Update 6/1/2012: In the past day or so, Amazon.com deleted all of the reviews for all of Robert Stanek’s books (both positive and negative). Why they would do that, I can’t fathom. Maybe they have some incontrovertible evidence that most of the positive reviews for Stanek’s books were fake, written by Stanek himself, or paid shills? I’ll leave the below article as-is for the historical perspective.
Update 3/7/2010: Shortly after this article went up in January 2010 (I believe they disappeared in mid-February) nearly two hundred of the five-star reviews for The Kingdoms and the Elves of the Reaches vanished off of Amazon.com. This intrigued me, because there are only two people who can delete a review:
- The author of the review
I’m pretty sure it wasn’t #1, because what are the odds that two hundred authors would all get online and simultaneously decide to delete their glowing review of one specific book within about a week of each other. However, #2 seems quite plausible, except that Amazon.com generally speaking doesn’t delete reviews unless…well, here are their terms and conditions:
I’m pretty sure the reviews weren’t illegal, obscene, threatening, defamatory, invading of privacy, infringing on intellectual property rights, injurious to third parties, and they did not contain software viruses, political campaigning, chain letters, or mass mailing. The other bits, though, I found very interesting. Commercial solicitation, using a false email address, impersonating someone, or misleading as to the origin of the content? Sounds exactly like what Stanek was accused of doing.
So, as far as I know, the only reason Amazon deletes reviews is because they are off-topic (which these weren’t) or they violated one of the above reasons…and they deleted two hundred of Robert Stanek’s reviews. That’s rather interesting.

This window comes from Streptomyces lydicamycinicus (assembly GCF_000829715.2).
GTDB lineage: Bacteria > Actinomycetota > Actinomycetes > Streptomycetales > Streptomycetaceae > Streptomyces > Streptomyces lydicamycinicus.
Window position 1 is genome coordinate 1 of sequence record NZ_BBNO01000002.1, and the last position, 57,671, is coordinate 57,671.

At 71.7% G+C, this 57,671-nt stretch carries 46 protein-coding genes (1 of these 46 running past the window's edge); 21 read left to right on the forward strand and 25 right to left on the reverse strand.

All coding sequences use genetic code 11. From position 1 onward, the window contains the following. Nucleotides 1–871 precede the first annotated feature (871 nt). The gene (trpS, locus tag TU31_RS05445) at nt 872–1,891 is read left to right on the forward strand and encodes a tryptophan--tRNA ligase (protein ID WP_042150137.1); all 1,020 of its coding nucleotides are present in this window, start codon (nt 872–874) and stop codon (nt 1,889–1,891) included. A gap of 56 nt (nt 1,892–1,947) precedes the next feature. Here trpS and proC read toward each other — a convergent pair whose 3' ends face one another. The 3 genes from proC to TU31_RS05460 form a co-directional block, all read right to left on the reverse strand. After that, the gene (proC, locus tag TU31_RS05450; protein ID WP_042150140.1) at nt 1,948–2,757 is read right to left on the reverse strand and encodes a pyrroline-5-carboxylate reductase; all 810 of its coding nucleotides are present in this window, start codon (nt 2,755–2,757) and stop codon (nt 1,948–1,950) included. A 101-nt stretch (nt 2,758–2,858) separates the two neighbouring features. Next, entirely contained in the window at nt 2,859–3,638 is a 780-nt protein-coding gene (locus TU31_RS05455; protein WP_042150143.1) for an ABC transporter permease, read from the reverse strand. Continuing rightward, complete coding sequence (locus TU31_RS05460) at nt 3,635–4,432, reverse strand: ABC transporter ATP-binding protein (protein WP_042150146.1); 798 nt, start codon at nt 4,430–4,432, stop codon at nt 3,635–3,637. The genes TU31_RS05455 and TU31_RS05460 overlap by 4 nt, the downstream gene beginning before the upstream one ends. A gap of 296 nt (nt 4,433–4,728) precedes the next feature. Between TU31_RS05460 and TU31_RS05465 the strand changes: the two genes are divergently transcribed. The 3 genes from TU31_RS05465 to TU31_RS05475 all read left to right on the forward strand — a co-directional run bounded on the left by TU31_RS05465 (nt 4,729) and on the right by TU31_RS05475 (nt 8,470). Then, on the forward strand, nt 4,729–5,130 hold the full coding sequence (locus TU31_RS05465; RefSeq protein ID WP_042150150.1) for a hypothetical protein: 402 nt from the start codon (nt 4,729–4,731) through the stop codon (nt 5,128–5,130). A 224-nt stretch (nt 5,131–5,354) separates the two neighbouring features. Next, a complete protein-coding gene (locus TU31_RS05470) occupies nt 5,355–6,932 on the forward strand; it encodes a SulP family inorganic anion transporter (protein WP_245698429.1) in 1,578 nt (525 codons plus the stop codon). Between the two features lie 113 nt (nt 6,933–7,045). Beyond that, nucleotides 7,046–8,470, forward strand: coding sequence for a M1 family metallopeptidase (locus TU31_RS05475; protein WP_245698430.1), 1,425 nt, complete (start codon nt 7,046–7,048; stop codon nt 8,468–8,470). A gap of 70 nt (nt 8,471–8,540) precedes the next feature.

Anyone who has read one of Robert Stanek’s books and then spent a few minutes reading through the five-star reviews on Amazon would find them suspicious. Generally speaking, reader response is a reasonably accurate gauge of how good a book is. While poorly written books can often be extremely popular, they will also quickly gather their fair share of critics.
For example: Pull up Cormac McCarthy’s The Road on Amazon. Spend a minute or two browsing through the five-star reviews. They have similarities. The authors talk about things they liked, using specific examples from the text, citing McCarthy’s use of language, the bleakness he paints with words, the themes woven throughout the story. Now browse through the one-star reviews. You’ll see authors talking about what they disliked, using specific examples from the text and other examples of how the book failed to appeal to them. Overall, the reviews average out to a four-star rating. For a popular book with critical acclaim, everything about this logically makes sense.
Now pull up Robert Stanek’s The Kingdoms and the Elves of the Reaches on Amazon, and browse through the five-star reviews. They also have similarities. The authors talk about things they liked, naming characters within the text, frequently comparing Stanek to Tolkien and labeling the book as one of the best books they have ever read. But instead of this being a critically acclaimed, award-winning novel that won the Pulitzer Prize for fiction, it’s a self-published novel by an author whose books do not appear in any bookstores, and have not won any awards. What’s more, using Amazon’s handy “Click to Look Inside” feature, anyone can read the first few pages of the book and realize that Stanek is a very poor writer.